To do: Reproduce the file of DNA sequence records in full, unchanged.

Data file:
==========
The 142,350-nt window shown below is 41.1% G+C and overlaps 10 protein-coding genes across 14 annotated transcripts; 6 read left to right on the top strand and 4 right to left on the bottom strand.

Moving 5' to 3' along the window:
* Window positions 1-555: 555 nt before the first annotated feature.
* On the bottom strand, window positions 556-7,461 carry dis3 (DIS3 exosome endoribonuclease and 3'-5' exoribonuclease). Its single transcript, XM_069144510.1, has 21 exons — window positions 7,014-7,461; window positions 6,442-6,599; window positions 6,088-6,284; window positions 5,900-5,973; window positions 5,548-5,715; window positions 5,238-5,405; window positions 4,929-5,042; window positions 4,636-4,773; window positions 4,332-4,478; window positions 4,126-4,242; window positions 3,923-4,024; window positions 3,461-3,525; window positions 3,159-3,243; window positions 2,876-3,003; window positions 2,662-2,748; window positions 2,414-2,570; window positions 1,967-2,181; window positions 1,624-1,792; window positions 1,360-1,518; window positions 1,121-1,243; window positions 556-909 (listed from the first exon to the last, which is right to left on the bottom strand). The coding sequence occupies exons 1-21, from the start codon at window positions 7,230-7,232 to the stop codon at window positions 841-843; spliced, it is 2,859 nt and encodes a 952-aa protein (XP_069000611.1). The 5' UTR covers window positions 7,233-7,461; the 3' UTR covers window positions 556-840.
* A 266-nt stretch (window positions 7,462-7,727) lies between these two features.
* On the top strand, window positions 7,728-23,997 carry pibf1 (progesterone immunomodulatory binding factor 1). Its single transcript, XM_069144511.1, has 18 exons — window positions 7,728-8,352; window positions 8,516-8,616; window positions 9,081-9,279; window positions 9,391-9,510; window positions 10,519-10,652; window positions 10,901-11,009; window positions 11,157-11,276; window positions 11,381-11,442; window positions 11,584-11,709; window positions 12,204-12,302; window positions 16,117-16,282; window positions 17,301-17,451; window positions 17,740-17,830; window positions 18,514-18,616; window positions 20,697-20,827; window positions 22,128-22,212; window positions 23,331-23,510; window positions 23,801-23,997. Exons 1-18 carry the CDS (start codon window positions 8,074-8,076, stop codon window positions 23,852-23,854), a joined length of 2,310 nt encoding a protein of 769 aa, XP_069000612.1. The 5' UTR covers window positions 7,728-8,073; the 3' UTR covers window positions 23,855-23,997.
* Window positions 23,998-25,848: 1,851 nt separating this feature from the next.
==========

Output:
The 142,350-nt window shown below is 41.1% G+C and overlaps 10 protein-coding genes across 14 annotated transcripts; 6 read left to right on the top strand and 4 right to left on the bottom strand.

Moving 5' to 3' along the window:
* Window positions 1-555: 555 nt before the first annotated feature.
* On the bottom strand, window positions 556-7,461 carry dis3 (DIS3 exosome endoribonuclease and 3'-5' exoribonuclease). Its single transcript, XM_069144510.1, has 21 exons — window positions 7,014-7,461; window positions 6,442-6,599; window positions 6,088-6,284; window positions 5,900-5,973; window positions 5,548-5,715; window positions 5,238-5,405; window positions 4,929-5,042; window positions 4,636-4,773; window positions 4,332-4,478; window positions 4,126-4,242; window positions 3,923-4,024; window positions 3,461-3,525; window positions 3,159-3,243; window positions 2,876-3,003; window positions 2,662-2,748; window positions 2,414-2,570; window positions 1,967-2,181; window positions 1,624-1,792; window positions 1,360-1,518; window positions 1,121-1,243; window positions 556-909 (listed from the first exon to the last, which is right to left on the bottom strand). The coding sequence occupies exons 1-21, from the start codon at window positions 7,230-7,232 to the stop codon at window positions 841-843; spliced, it is 2,859 nt and encodes a 952-aa protein (XP_069000611.1). The 5' UTR covers window positions 7,233-7,461; the 3' UTR covers window positions 556-840.
* A 266-nt stretch (window positions 7,462-7,727) lies between these two features.
* On the top strand, window positions 7,728-23,997 carry pibf1 (progesterone immunomodulatory binding factor 1). Its single transcript, XM_069144511.1, has 18 exons — window positions 7,728-8,352; window positions 8,516-8,616; window positions 9,081-9,279; window positions 9,391-9,510; window positions 10,519-10,652; window positions 10,901-11,009; window positions 11,157-11,276; window positions 11,381-11,442; window positions 11,584-11,709; window positions 12,204-12,302; window positions 16,117-16,282; window positions 17,301-17,451; window positions 17,740-17,830; window positions 18,514-18,616; window positions 20,697-20,827; window positions 22,128-22,212; window positions 23,331-23,510; window positions 23,801-23,997. Exons 1-18 carry the CDS (start codon window positions 8,074-8,076, stop codon window positions 23,852-23,854), a joined length of 2,310 nt encoding a protein of 769 aa, XP_069000612.1. The 5' UTR covers window positions 7,728-8,073; the 3' UTR covers window positions 23,855-23,997.
* Window positions 23,998-25,848: 1,851 nt separating this feature from the next.